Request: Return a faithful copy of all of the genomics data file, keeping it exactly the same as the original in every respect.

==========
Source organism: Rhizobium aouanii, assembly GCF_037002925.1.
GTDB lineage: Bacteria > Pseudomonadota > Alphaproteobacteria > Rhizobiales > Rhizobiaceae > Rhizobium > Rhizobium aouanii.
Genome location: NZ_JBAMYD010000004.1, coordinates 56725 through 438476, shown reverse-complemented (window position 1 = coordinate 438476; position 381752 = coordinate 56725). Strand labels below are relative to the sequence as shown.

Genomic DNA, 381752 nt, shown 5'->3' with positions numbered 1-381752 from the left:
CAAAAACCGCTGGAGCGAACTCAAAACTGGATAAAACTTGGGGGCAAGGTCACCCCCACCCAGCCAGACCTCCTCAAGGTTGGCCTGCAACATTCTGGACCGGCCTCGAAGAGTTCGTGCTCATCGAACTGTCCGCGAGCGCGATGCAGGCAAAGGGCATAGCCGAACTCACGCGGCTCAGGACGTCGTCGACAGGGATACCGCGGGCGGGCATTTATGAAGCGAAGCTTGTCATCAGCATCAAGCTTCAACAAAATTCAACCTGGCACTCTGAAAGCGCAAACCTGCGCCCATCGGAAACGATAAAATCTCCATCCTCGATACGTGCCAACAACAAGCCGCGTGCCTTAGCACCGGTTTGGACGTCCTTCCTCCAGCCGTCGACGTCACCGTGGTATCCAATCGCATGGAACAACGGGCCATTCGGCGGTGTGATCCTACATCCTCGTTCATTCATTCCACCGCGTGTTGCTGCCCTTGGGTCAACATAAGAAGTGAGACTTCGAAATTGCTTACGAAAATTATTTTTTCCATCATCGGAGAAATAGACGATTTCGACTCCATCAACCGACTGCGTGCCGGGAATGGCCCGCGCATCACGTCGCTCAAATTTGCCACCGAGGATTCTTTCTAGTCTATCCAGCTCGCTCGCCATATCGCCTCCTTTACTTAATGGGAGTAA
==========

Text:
Source organism: Rhizobium aouanii, assembly GCF_037002925.1.
GTDB lineage: Bacteria > Pseudomonadota > Alphaproteobacteria > Rhizobiales > Rhizobiaceae > Rhizobium > Rhizobium aouanii.
Genome location: NZ_JBAMYD010000004.1, coordinates 56725 through 438476, shown reverse-complemented (window position 1 = coordinate 438476; position 381752 = coordinate 56725). Strand labels below are relative to the sequence as shown.

Genomic DNA, 381752 nt, shown 5'->3' with positions numbered 1-381752 from the left:
CAAAAACCGCTGGAGCGAACTCAAAACTGGATAAAACTTGGGGGCAAGGTCACCCCCACCCAGCCAGACCTCCTCAAGGTTGGCCTGCAACATTCTGGACCGGCCTCGAAGAGTTCGTGCTCATCGAACTGTCCGCGAGCGCGATGCAGGCAAAGGGCATAGCCGAACTCACGCGGCTCAGGACGTCGTCGACAGGGATACCGCGGGCGGGCATTTATGAAGCGAAGCTTGTCATCAGCATCAAGCTTCAACAAAATTCAACCTGGCACTCTGAAAGCGCAAACCTGCGCCCATCGGAAACGATAAAATCTCCATCCTCGATACGTGCCAACAACAAGCCGCGTGCCTTAGCACCGGTTTGGACGTCCTTCCTCCAGCCGTCGACGTCACCGTGGTATCCAATCGCATGGAACAACGGGCCATTCGGCGGTGTGATCCTACATCCTCGTTCATTCATTCCACCGCGTGTTGCTGCCCTTGGGTCAACATAAGAAGTGAGACTTCGAAATTGCTTACGAAAATTATTTTTTCCATCATCGGAGAAATAGACGATTTCGACTCCATCAACCGACTGCGTGCCGGGAATGGCCCGCGCATCACGTCGCTCAAATTTGCCACCGAGGATTCTTTCTAGTCTATCCAGCTCGCTCGCCATATCGCCTCCTTTACTTAATGGGAGTAA